so, the FDA uses the same suspect data about omega-3 fatty acids? maybe it should fine itself then.

that is a horrible analogy...

this is more accurate:
this is like someone with taillights using the defense of "my well known mechanic who lives in a different state says "my taillights are road legal in this state."

/there are far more sources available than the two you mention... Here is a primer.
2013-02-25 08:31:05 PM
1 votes:

HindiDiscoMonster: now that is an entirely different issue... and THAT i agree with. What I do not agree with is trying to classify a nut as a drug.



They are not trying to classify all walnuts as a drug, only that specific product, with that specific packaging and advertising.

And even then, "classified as a drug" is merely an enforcement measure. If the FDA were to impose a small fine per infringement, the large corporations would pay it like a tax. If it were a large fine, the local/regional companies would be crippled over one honest mistake.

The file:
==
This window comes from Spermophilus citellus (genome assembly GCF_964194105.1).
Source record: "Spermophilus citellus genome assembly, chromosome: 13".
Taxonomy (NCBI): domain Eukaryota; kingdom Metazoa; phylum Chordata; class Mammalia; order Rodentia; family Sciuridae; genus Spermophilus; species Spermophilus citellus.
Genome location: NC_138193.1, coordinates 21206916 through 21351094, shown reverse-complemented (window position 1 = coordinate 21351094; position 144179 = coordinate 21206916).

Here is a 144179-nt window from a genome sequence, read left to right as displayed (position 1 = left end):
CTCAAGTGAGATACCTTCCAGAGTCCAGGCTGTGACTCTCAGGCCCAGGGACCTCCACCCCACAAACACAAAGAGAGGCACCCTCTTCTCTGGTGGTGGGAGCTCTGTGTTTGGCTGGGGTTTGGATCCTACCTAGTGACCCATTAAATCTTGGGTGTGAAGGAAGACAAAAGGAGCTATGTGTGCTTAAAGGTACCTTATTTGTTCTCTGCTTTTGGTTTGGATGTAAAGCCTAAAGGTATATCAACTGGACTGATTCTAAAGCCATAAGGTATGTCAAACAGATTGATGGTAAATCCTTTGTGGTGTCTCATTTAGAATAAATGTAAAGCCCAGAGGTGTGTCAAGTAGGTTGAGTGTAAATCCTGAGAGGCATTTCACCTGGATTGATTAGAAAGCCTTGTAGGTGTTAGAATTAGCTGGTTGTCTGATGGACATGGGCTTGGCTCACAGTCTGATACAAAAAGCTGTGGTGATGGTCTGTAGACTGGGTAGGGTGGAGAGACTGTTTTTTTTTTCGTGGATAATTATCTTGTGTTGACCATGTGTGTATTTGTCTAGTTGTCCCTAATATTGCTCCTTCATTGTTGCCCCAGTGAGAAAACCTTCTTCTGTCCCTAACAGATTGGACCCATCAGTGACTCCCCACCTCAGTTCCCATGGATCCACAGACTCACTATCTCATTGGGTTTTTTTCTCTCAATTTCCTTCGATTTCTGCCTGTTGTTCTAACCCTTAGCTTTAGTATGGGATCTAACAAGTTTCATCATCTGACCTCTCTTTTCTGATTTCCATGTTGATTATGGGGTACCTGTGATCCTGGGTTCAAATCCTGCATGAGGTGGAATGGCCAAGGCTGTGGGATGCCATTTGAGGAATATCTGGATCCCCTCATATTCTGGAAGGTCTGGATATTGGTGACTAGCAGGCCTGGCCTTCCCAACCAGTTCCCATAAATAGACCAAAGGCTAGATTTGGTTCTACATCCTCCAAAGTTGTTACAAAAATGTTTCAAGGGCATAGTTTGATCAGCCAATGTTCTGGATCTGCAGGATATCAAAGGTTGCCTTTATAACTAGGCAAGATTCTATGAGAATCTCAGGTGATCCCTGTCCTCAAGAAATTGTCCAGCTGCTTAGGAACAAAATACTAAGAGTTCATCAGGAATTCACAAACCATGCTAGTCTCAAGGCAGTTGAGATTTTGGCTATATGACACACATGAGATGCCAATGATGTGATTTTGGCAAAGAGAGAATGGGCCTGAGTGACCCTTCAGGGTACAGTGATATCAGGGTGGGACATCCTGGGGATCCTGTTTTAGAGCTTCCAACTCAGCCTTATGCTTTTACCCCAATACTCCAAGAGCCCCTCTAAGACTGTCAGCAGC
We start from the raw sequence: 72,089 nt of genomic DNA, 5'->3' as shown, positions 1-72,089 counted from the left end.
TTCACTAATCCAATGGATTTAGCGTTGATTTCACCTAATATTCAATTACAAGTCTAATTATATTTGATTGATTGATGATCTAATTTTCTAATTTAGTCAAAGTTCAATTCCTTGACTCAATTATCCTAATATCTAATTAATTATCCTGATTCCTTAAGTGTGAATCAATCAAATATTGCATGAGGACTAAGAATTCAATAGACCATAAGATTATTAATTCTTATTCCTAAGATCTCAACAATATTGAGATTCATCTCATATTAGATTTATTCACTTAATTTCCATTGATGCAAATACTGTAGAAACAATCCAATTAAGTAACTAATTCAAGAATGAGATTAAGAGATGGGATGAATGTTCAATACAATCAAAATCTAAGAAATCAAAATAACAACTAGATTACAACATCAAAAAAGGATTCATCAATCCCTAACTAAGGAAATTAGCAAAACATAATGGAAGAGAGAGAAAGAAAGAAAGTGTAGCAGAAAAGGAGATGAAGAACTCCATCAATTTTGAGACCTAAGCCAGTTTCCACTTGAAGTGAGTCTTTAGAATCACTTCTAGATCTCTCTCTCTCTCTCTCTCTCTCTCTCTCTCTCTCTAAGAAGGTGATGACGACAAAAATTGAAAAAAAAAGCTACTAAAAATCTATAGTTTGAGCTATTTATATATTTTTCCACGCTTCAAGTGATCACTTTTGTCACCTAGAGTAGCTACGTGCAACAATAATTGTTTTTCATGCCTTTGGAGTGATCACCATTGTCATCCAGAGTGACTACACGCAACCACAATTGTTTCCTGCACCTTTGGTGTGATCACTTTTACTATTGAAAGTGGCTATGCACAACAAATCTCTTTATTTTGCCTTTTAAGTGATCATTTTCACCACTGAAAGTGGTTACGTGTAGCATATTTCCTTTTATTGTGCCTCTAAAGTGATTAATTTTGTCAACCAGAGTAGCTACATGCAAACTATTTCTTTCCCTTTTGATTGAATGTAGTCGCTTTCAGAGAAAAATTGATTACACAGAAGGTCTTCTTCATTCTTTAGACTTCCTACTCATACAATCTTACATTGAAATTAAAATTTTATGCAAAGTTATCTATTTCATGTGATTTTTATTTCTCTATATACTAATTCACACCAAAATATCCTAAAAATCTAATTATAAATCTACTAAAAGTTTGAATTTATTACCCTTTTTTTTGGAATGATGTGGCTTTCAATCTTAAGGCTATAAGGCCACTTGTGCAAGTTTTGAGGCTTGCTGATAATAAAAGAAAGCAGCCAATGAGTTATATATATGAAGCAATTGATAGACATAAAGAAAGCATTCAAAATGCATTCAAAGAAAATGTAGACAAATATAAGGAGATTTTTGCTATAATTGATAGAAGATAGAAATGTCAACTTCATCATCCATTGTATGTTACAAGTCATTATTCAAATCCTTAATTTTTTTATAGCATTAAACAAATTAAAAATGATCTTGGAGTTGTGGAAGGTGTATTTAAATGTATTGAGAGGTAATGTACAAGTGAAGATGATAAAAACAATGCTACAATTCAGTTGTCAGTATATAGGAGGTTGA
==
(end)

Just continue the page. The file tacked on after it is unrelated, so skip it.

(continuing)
But under their current method, "if you call it a drug we treat it as a drug", everyone is treated equally under the law. Both small and large companies have a chance to retract or prove their claims. Only when the companies refuse do we even hear about it in the first place, as we're seeing here.

If Diamond had said "here are the reliable studies", the FDA would have backed off. If Diamond had said "we'll change our advertising", the FDA would have backed off. Instead, Diamond said "we're going to keep making our claims anyway because our studies say we can, but we're not going to let you see those studies that may or may not exist". Thus, the FDA is making them submit to the same standards as a drug manufacturer.
2013-02-25 08:08:12 PM
1 votes: